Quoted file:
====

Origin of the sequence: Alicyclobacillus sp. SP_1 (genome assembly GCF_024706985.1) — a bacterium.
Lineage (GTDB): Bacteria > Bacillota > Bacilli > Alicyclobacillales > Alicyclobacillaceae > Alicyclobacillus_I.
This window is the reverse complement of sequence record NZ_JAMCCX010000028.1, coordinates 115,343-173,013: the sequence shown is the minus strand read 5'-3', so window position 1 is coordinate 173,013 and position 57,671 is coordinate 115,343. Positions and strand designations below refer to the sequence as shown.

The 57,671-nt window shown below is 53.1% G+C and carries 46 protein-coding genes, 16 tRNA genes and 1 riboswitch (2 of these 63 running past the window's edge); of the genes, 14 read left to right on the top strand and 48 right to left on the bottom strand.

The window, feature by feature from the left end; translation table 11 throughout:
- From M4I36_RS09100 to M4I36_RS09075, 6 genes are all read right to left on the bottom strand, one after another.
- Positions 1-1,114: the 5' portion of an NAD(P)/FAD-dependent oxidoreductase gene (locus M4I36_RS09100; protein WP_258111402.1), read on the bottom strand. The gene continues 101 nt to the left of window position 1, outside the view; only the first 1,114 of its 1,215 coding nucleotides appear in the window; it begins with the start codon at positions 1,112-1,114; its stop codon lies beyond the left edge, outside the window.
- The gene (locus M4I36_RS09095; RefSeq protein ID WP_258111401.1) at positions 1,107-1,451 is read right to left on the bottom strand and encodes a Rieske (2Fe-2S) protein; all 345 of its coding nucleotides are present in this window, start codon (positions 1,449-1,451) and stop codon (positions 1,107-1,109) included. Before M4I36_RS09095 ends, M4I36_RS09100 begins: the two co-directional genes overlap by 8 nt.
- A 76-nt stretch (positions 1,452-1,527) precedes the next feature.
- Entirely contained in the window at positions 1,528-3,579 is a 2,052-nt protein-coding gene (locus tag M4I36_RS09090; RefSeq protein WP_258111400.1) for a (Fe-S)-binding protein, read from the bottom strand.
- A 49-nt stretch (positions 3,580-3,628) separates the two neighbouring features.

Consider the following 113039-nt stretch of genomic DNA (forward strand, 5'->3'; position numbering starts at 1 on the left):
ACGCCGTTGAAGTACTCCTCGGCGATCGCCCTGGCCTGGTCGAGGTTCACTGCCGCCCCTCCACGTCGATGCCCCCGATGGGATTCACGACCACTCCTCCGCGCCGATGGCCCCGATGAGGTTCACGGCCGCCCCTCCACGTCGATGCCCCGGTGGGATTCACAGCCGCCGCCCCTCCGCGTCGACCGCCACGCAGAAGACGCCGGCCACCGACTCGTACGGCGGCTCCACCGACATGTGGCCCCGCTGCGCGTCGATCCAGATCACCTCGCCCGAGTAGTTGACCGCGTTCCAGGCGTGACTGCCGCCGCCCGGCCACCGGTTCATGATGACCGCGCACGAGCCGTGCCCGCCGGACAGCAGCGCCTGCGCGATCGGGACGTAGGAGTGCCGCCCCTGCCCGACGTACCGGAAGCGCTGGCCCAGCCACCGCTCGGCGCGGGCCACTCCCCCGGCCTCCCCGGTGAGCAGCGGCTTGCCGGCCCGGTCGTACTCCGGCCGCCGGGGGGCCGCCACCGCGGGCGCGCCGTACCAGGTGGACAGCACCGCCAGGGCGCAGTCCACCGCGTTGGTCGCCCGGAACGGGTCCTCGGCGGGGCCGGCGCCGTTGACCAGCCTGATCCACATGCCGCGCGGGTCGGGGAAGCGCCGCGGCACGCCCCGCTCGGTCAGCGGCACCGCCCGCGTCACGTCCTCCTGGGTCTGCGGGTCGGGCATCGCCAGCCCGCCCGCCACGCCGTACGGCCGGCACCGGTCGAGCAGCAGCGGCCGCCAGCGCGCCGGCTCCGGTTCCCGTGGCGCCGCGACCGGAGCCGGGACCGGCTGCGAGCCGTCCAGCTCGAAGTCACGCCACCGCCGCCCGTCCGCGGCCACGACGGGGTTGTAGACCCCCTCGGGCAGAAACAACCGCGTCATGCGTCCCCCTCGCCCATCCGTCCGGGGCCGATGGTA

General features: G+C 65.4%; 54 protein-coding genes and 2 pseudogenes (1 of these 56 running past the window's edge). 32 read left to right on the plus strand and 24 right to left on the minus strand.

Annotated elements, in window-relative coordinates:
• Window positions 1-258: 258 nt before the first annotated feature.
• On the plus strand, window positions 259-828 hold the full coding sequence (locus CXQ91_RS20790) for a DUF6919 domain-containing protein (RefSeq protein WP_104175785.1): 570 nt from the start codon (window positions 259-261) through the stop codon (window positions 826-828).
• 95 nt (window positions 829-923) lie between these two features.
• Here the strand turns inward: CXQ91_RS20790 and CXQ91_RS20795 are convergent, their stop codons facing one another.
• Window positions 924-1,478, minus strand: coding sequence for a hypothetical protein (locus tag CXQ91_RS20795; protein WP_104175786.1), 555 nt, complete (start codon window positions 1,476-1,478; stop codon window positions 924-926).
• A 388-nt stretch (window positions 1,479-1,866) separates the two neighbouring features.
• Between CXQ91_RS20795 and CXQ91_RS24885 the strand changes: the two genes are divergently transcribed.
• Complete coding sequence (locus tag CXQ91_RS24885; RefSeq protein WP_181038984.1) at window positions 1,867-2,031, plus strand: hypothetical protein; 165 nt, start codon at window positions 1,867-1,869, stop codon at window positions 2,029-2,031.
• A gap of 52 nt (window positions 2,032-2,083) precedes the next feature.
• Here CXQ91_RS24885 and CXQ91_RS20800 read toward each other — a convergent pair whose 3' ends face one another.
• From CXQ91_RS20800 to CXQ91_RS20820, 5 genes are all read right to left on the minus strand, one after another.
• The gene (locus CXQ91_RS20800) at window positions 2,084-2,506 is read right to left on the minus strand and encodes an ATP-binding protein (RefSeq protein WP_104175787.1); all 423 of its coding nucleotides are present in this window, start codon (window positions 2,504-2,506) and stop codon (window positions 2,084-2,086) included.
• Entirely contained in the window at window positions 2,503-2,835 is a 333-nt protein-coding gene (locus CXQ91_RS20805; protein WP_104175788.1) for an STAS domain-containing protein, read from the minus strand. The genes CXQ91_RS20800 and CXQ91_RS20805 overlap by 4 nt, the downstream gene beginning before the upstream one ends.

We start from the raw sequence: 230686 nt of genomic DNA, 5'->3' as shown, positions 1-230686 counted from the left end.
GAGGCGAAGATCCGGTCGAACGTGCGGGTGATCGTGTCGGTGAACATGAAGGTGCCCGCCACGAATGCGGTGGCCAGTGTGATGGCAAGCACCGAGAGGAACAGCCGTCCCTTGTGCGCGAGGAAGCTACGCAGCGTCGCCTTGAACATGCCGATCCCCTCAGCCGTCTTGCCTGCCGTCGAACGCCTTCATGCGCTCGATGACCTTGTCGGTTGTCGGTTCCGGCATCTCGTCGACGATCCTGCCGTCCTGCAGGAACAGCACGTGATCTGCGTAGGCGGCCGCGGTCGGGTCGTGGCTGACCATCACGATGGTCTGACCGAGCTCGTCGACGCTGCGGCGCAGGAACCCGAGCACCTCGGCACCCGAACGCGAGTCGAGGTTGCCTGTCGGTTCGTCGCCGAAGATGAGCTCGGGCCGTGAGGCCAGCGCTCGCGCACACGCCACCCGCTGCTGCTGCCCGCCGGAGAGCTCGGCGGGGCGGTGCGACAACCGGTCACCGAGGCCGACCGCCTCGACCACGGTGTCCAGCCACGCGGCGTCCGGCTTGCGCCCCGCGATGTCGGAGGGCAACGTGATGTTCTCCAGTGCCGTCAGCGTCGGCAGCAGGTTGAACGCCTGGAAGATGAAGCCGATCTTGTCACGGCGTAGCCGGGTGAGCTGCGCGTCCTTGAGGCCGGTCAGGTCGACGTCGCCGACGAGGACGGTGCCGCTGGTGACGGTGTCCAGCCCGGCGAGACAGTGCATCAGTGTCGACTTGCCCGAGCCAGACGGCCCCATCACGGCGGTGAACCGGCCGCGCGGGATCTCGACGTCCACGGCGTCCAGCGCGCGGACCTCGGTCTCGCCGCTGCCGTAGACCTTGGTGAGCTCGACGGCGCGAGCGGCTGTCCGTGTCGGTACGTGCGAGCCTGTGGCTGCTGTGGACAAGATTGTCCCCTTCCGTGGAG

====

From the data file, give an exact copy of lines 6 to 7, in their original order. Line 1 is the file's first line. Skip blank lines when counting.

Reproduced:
- From M4I36_RS09100 to M4I36_RS09075, 6 genes are all read right to left on the bottom strand, one after another.
- Positions 1-1,114: the 5' portion of an NAD(P)/FAD-dependent oxidoreductase gene (locus M4I36_RS09100; protein WP_258111402.1), read on the bottom strand. The gene continues 101 nt to the left of window position 1, outside the view; only the first 1,114 of its 1,215 coding nucleotides appear in the window; it begins with the start codon at positions 1,112-1,114; its stop codon lies beyond the left edge, outside the window.